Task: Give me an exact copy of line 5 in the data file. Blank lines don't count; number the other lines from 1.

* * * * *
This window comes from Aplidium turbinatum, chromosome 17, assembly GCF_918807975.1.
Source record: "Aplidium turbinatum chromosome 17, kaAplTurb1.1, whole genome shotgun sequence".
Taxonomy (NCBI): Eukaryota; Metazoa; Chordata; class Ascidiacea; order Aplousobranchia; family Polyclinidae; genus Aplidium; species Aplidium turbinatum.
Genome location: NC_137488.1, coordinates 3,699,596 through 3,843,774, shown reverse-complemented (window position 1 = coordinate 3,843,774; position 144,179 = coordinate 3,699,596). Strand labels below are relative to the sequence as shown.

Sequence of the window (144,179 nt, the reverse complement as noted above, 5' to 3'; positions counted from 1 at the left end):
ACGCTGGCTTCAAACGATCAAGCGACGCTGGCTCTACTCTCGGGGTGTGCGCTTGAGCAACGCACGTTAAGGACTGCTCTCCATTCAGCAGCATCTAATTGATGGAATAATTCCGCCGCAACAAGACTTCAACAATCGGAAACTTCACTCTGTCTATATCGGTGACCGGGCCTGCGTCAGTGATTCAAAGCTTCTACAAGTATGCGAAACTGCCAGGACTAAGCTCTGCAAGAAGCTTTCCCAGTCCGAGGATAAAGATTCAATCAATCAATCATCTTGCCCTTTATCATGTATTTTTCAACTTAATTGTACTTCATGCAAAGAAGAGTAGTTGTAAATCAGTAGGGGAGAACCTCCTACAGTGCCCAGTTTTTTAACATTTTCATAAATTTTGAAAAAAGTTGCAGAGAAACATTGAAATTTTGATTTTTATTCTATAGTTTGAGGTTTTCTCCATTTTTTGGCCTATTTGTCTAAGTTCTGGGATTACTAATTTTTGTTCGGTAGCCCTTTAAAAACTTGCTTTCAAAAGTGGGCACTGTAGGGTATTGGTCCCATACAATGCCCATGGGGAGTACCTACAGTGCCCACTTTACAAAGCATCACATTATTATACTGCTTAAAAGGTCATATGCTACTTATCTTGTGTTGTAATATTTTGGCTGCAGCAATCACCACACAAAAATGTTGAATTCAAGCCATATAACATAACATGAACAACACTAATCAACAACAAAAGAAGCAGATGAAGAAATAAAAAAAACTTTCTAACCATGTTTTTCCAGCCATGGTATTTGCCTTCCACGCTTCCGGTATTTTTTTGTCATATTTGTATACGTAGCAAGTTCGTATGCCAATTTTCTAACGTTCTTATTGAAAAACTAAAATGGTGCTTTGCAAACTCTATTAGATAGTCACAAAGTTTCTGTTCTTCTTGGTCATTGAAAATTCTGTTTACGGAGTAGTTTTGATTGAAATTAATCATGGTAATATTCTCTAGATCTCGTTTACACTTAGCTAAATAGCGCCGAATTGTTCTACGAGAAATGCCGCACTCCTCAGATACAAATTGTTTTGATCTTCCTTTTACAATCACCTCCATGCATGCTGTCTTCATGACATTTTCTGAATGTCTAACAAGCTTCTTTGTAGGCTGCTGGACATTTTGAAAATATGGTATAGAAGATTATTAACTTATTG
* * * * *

Sequence of the window (144,179 nt, the reverse complement as noted above, 5' to 3'; positions counted from 1 at the left end):